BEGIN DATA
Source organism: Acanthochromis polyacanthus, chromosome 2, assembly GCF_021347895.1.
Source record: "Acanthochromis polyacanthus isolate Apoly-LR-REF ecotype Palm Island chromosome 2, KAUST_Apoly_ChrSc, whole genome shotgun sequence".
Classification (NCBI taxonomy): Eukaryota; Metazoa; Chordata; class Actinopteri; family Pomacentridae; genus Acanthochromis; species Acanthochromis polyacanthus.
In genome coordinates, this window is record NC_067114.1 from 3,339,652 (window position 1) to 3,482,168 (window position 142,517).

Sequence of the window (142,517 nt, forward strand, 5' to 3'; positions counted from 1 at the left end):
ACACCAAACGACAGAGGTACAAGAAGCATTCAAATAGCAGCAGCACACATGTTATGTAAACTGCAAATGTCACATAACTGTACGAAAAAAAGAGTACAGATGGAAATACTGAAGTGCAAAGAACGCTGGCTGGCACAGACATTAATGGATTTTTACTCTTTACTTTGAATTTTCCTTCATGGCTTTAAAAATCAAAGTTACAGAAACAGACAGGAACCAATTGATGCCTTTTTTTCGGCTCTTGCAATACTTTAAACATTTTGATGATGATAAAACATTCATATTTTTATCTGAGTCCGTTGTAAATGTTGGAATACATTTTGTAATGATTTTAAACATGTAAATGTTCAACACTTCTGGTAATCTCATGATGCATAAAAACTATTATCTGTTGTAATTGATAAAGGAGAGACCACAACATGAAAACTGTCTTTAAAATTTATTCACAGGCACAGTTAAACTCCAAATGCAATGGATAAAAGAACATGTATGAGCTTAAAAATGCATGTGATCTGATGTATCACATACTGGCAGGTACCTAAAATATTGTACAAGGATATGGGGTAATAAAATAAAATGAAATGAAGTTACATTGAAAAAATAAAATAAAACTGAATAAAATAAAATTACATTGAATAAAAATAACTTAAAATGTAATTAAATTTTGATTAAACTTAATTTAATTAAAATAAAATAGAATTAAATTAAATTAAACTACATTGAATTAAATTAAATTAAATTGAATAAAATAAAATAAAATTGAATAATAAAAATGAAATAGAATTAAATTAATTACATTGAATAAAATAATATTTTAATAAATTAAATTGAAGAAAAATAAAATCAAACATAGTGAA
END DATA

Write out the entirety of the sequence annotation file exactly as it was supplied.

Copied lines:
Source organism: Acanthochromis polyacanthus, chromosome 2, assembly GCF_021347895.1.
Source record: "Acanthochromis polyacanthus isolate Apoly-LR-REF ecotype Palm Island chromosome 2, KAUST_Apoly_ChrSc, whole genome shotgun sequence".
Classification (NCBI taxonomy): Eukaryota; Metazoa; Chordata; class Actinopteri; family Pomacentridae; genus Acanthochromis; species Acanthochromis polyacanthus.
In genome coordinates, this window is record NC_067114.1 from 3,339,652 (window position 1) to 3,482,168 (window position 142,517).

Sequence of the window (142,517 nt, forward strand, 5' to 3'; positions counted from 1 at the left end):
ACACCAAACGACAGAGGTACAAGAAGCATTCAAATAGCAGCAGCACACATGTTATGTAAACTGCAAATGTCACATAACTGTACGAAAAAAAGAGTACAGATGGAAATACTGAAGTGCAAAGAACGCTGGCTGGCACAGACATTAATGGATTTTTACTCTTTACTTTGAATTTTCCTTCATGGCTTTAAAAATCAAAGTTACAGAAACAGACAGGAACCAATTGATGCCTTTTTTTCGGCTCTTGCAATACTTTAAACATTTTGATGATGATAAAACATTCATATTTTTATCTGAGTCCGTTGTAAATGTTGGAATACATTTTGTAATGATTTTAAACATGTAAATGTTCAACACTTCTGGTAATCTCATGATGCATAAAAACTATTATCTGTTGTAATTGATAAAGGAGAGACCACAACATGAAAACTGTCTTTAAAATTTATTCACAGGCACAGTTAAACTCCAAATGCAATGGATAAAAGAACATGTATGAGCTTAAAAATGCATGTGATCTGATGTATCACATACTGGCAGGTACCTAAAATATTGTACAAGGATATGGGGTAATAAAATAAAATGAAATGAAGTTACATTGAAAAAATAAAATAAAACTGAATAAAATAAAATTACATTGAATAAAAATAACTTAAAATGTAATTAAATTTTGATTAAACTTAATTTAATTAAAATAAAATAGAATTAAATTAAATTAAACTACATTGAATTAAATTAAATTAAATTGAATAAAATAAAATAAAATTGAATAATAAAAATGAAATAGAATTAAATTAATTACATTGAATAAAATAATATTTTAATAAATTAAATTGAAGAAAAATAAAATCAAACATAGTGAA